Offering is the first cassette I sought to replace when CDs emerged on the market. I had “20 Years from Home” but had been devistated to find the songs I remembered and loved remixed on it.
Most people can claim a song or a band as their generation’s trademark call to party; Axe’s “Rock and Roll Party” and “Burn the City Down” was ours. I had 3 cassettes of Offering, one for my car, one for my boyfriend’s and one for the portable player I took on my morning run. Friday nights started out with these songs blasting on the stereo.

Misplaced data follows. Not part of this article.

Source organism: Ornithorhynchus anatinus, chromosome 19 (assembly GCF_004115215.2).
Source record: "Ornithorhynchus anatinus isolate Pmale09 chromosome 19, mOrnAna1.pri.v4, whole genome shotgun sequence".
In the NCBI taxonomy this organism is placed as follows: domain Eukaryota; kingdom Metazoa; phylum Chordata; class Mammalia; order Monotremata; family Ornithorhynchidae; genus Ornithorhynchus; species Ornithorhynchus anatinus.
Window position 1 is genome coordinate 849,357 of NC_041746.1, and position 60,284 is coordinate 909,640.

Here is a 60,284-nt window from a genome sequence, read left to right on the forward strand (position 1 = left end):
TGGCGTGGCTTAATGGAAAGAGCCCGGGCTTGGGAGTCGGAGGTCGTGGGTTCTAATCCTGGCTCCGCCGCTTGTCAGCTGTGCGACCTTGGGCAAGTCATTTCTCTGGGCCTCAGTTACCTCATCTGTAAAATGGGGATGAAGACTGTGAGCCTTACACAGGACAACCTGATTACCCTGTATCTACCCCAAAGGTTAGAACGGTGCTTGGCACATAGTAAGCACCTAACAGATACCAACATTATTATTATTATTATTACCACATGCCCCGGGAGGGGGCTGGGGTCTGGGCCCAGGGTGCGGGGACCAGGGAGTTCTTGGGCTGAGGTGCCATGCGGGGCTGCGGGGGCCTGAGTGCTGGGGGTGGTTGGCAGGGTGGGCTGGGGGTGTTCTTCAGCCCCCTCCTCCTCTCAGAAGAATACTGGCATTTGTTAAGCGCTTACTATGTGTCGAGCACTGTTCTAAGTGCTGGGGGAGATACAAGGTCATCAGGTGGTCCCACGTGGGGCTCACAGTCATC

Of course such reminisence tells little about the music. Axe supplied some pounding rock rhythms with lyrics that were identifiable and discernable, if not especially profound. They successfully built a bridge from rock to heavy metal, spanning dance/pop in a style similar to (but equal or better) that of other popular rock songs of that time period unique enough to transcend the predominating punk/pop culture, like Tonight is What it Means to be Young (off the Streets of Fire album), Dancing in the Dark (Springsteen) and On the Dark Side (Eddie and the Cruisers). Axe offered refreshment to a generation who had teethed on the likes of Led Zepplin, Rush, Yes, The Who and The Doors, but were getting cavities on the pop candy tunes of Madonna, the GoGos, Prince and Duran Duran. Axe’s intrepid style earned them airplay on most radio stations and a loyal fan following. This style is showcased on Offering. I am thrilled that the music on Offering has been preserved for the evaluation and, hopefully, enjoyment of generations to come.